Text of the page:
Tuesday, April 15, 2014

Reflections on first STEM club

I'm not really sure what led me to starting a STEM club at my school. Maybe it was watching my own children create with the Makedo set they got for Christmas. Maybe it was the excitement of my students as they experimented with Scratch after the Hour of Code. Or maybe it was the influence of the people I follow on Twitter.

Whatever the reason, I wanted to offer something for students that goes beyond the typical sports and music offerings. I decided to start small by just making the club available for fourth graders. I also started with scheduling just four sessions--totally manageable!

But what to do? I don't have any budget for the club, so I decided to work with easy to get materials and what I already have. These are the sessions that my oldest son and I brainstormed.

Session 1: Toothpick structures
Session 2: Computer coding
Session 3: Boat building
Session 4: K-Nex

Our first session went wonderfully. We started with about 10 minutes of downtime for students to eat the snacks that they had brought, use the restroom, work on homework, observe the tadpoles in my room, and chat. Then, we watched the NASA video, "What is engineering?"

Our next step was to start building. The task was simple--build a structure that could hold a social studies book, using only the toothpicks and marshmallows. The kids jumped right in. They were so excited! (We did try some marshmallows, too.)

Before we tested their creations, I showed the "Success through Failure" video. This helped to cushion kids against the upcoming disappointment they might feel when their structures failed. After all, failure is good! We can learn from it!

After we tested, we watched the MIT Bridge Building videos. These are fantastic and the kids really enjoyed the addition of the LEGO minifigures. (Next time, I'll bring some of my own minifigures to use on our structures.)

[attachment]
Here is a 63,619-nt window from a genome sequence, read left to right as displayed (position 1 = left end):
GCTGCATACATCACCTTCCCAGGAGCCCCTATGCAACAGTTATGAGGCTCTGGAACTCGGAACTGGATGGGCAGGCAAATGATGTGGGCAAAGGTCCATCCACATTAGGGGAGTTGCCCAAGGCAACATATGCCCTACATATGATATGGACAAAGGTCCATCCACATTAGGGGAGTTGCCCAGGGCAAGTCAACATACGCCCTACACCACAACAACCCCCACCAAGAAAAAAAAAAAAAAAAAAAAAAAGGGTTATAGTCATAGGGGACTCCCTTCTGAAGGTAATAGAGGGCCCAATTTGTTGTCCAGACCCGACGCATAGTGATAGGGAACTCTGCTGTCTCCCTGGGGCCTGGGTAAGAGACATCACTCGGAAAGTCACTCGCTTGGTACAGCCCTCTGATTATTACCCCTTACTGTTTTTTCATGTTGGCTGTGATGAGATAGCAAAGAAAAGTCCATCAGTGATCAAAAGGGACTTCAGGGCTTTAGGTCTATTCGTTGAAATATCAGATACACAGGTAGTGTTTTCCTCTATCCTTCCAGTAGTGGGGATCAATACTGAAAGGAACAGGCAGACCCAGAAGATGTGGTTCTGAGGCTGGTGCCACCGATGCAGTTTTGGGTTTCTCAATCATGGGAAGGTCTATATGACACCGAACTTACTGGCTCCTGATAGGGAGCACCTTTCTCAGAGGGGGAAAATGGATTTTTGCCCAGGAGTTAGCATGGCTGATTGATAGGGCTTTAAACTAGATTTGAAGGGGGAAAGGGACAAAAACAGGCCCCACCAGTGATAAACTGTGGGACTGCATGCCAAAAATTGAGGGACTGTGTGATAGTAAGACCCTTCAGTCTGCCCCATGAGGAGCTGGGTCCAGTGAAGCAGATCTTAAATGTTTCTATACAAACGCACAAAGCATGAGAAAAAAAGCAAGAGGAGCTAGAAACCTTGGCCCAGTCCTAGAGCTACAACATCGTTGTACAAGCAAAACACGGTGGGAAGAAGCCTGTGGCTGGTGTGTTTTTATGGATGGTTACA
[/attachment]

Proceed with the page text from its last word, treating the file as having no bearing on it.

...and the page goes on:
And this is the most important part: Then we did it all again. This time, kids could choose from more materials--clay, cardboard, straws, and whatever else they could dream up.

The hour passed quickly and before we knew it we were cleaning up, talking about next time, and negotiating about what materials kids could take home to do more experimenting at home. I could hear the kids saying, "This was so fun!" as they went out into the hallway.

The whole thing has turned out to be really fun. Hopefully our next sessions will run smoothly as well!


  1. Great ideas and videos! I'm running an engineering summer camp at my school this summer - I'm going to bookmark these videos for possible use.

  2. An engineering summer camp sounds like lots of fun! I'm hoping to try to use some of what I learn from our after school sessions into regular class activities.

  3. Emily, not a comment on this particular post, but just in general. I was teaching with your figurative language power point today thinking about how it is one of my favorite products (although I've said that about other products of yours too!) Thank you for your work and I love your blog as always.